For me condition coverage analysis was the most interesting technique of the three mostly because I was already familiar with the other two. Even before using coverage to automatically track branch coverage it was part of my test writing process to manually review the code in terms of the logical branches to make sure they were covered by tests. However, having an automated tool to do that is a big benefit. The instrumental package is still in development but in the cases I’ve used it it has done its job well and revealed interesting holes in our tests. If you’re aware of other tools that provide condition coverage analysis I’d be interested in learning about them.

 
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Posted by on May 7, 2011 in python, software engineering

 

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Pro Git: Professional version control

Scott Chacon has written a new book on git  called “Pro Git: profession version control” which is freely available at http://progit.org/ and licensed under Creative Commons Attribution-Non Commercial-Share Alike 3.0 license.

Make sure to check it out if you’re in need for some additional git-fu.

 
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Posted by on July 30, 2009 in git, software engineering

 

GitHub screencasts

If you’re using Git and haven’t heard about or used GitHub, which is a Git hosting service with a social networking twist, then here’s your chance! Scott Chacon is doing a screencast series called “Insider guide to GitHub” for the Pragmatic Programmers. The first episode is free of charge and a great way to get introduced to the features provided by GitHub.

 
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Posted by on December 9, 2008 in git, software engineering

 

collective.buildbot 0.3.0

I just pushed in a new version of collective.buildbot to the PyPI. Some highlights of the new release are:

  • Support for PyFlakes checks
  • Refactored project and poller recipes supporting multiple repositories (previously supported by the projects and pollers variants which are now gone)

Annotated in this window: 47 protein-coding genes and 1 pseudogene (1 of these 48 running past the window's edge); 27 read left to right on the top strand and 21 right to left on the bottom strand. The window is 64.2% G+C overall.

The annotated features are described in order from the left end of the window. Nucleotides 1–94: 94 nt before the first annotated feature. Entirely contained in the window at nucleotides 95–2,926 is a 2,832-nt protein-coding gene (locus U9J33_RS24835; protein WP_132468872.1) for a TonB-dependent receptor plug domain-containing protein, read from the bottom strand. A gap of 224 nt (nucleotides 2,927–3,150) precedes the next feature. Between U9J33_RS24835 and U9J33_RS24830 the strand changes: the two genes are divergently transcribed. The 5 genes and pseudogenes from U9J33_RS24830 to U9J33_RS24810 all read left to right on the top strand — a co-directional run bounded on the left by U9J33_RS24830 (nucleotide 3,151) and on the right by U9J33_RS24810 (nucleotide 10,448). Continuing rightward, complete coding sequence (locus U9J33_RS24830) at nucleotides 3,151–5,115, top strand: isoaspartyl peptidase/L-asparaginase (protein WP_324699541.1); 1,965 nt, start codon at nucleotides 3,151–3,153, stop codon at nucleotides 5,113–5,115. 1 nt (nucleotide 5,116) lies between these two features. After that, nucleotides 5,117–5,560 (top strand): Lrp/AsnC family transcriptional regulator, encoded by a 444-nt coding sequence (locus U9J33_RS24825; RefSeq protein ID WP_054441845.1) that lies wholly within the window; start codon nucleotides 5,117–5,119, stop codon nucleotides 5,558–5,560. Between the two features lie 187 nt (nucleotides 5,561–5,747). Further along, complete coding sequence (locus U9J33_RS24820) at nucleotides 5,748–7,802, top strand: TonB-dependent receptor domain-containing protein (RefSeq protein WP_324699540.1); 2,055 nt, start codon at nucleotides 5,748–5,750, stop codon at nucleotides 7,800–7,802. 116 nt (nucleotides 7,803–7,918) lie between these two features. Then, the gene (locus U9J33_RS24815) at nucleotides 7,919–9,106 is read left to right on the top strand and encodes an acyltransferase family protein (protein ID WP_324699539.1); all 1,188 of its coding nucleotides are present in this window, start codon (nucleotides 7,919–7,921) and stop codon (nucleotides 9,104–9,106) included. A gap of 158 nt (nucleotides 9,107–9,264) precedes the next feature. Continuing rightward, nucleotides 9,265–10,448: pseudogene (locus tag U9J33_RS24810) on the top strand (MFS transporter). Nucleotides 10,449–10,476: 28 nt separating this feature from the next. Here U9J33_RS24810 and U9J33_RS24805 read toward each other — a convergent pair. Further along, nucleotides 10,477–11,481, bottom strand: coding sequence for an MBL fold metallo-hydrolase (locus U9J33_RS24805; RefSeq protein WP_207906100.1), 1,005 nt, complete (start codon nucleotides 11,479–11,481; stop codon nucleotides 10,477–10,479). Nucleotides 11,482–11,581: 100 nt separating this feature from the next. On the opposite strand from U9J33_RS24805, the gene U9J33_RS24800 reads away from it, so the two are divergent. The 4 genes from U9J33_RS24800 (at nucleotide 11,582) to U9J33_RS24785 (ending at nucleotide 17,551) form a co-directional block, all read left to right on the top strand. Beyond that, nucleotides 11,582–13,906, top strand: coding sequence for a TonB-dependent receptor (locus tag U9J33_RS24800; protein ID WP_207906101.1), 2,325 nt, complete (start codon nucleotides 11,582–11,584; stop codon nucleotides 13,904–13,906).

• SVN pollers work again
  • Cygwin fixes

If you were using an earlier version you will need to update your buildout configuration to accommodate the changes in the recipe configuration options.

 
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Posted by on May 28, 2008 in software engineering

 

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Building Buildbots

Some time ago Tarek Ziade started a project to make it easier to configure and set up a Buildbot environment using zc.buildout. During the Paris Plone sprint I helped Jean-Francois Roche and Gael Pasgrimaud to further improve upon this work and after the sprint the collective.buildbot project was released.

I recently took some time to polish up the package with proper documentation and examples that should make it easier to deploy it for your own projects and released the changes as version 0.2.0.

Setting up a buildbot environment is pretty easy, you create a buildout for the build master that is responsible for configuring all the projects and one or more buildouts for the build slaves. The Putting it all together section in the documentation gives you an overall picture how to accomplish this.

Hopefully this will encourage people to use buildbot to improve the quality of their software. There are already some public buildbots available, check out buildbot.ingeniweb.com or buildbot.infrae.com for example. Is your buildbot next?

UPDATE: There was a bug in the “Putting it all together” example, which is fixed in 0.2.1.

 
 

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SWF metadata parser

Recently I needed to be able to determine the dimensions of SWF (Flash animation) files so I could embed them properly on a web page but I couldn’t immediately find something useful with Google that would perform the task. I am aware of the Hachoir project, but it seemed a bit overkill for my simple use case and a quick try with hachoir-metadata failed to parse my particular SWF file.

Luckily the container section of the SWF file format (which contains the metadata) is rather simple and writing a parser for it turned out to be a nice distraction from my normal duties. The result is hexagonit.swfheader which is a minimal package (no dependencies outside the standard library) that provides a single function that parses SWF files and returns the metadata.

The package comes also with a console script that you can use on the command line to quickly introspect local SWF files. In a buildout you’ll need to use the zc.recipe.egg:scripts recipe to get the script installed.

 
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Posted by on April 16, 2008 in software engineering